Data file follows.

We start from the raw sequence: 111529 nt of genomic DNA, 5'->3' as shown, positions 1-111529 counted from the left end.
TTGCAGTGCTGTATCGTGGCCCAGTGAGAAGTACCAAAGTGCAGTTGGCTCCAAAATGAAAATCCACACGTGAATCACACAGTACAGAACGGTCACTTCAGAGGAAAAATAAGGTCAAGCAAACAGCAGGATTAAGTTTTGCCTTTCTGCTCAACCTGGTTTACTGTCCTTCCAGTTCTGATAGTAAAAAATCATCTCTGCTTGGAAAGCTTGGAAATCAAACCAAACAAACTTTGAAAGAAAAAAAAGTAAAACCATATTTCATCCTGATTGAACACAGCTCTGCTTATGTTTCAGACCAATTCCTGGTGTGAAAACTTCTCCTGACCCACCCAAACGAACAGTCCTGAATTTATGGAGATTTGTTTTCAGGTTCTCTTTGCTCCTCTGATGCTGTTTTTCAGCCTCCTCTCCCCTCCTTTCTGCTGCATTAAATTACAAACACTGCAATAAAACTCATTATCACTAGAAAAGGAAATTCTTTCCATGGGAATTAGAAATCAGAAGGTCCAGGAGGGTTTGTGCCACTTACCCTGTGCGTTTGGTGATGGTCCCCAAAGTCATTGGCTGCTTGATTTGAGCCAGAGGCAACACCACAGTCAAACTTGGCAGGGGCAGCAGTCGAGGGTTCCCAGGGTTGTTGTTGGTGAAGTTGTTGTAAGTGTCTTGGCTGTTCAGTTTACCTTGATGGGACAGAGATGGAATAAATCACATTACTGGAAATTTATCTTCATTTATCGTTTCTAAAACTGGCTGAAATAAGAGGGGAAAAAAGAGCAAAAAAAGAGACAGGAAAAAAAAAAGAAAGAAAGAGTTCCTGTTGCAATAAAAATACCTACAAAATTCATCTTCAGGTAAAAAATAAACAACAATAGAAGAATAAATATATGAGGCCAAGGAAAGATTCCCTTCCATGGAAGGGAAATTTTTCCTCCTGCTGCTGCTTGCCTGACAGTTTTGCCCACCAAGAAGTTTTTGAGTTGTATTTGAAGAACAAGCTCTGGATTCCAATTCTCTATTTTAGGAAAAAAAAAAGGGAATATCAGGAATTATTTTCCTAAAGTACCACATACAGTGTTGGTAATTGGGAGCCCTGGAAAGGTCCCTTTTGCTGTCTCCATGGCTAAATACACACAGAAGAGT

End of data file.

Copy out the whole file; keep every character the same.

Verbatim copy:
We start from the raw sequence: 111529 nt of genomic DNA, 5'->3' as shown, positions 1-111529 counted from the left end.
TTGCAGTGCTGTATCGTGGCCCAGTGAGAAGTACCAAAGTGCAGTTGGCTCCAAAATGAAAATCCACACGTGAATCACACAGTACAGAACGGTCACTTCAGAGGAAAAATAAGGTCAAGCAAACAGCAGGATTAAGTTTTGCCTTTCTGCTCAACCTGGTTTACTGTCCTTCCAGTTCTGATAGTAAAAAATCATCTCTGCTTGGAAAGCTTGGAAATCAAACCAAACAAACTTTGAAAGAAAAAAAAGTAAAACCATATTTCATCCTGATTGAACACAGCTCTGCTTATGTTTCAGACCAATTCCTGGTGTGAAAACTTCTCCTGACCCACCCAAACGAACAGTCCTGAATTTATGGAGATTTGTTTTCAGGTTCTCTTTGCTCCTCTGATGCTGTTTTTCAGCCTCCTCTCCCCTCCTTTCTGCTGCATTAAATTACAAACACTGCAATAAAACTCATTATCACTAGAAAAGGAAATTCTTTCCATGGGAATTAGAAATCAGAAGGTCCAGGAGGGTTTGTGCCACTTACCCTGTGCGTTTGGTGATGGTCCCCAAAGTCATTGGCTGCTTGATTTGAGCCAGAGGCAACACCACAGTCAAACTTGGCAGGGGCAGCAGTCGAGGGTTCCCAGGGTTGTTGTTGGTGAAGTTGTTGTAAGTGTCTTGGCTGTTCAGTTTACCTTGATGGGACAGAGATGGAATAAATCACATTACTGGAAATTTATCTTCATTTATCGTTTCTAAAACTGGCTGAAATAAGAGGGGAAAAAAGAGCAAAAAAAGAGACAGGAAAAAAAAAAGAAAGAAAGAGTTCCTGTTGCAATAAAAATACCTACAAAATTCATCTTCAGGTAAAAAATAAACAACAATAGAAGAATAAATATATGAGGCCAAGGAAAGATTCCCTTCCATGGAAGGGAAATTTTTCCTCCTGCTGCTGCTTGCCTGACAGTTTTGCCCACCAAGAAGTTTTTGAGTTGTATTTGAAGAACAAGCTCTGGATTCCAATTCTCTATTTTAGGAAAAAAAAAAGGGAATATCAGGAATTATTTTCCTAAAGTACCACATACAGTGTTGGTAATTGGGAGCCCTGGAAAGGTCCCTTTTGCTGTCTCCATGGCTAAATACACACAGAAGAGT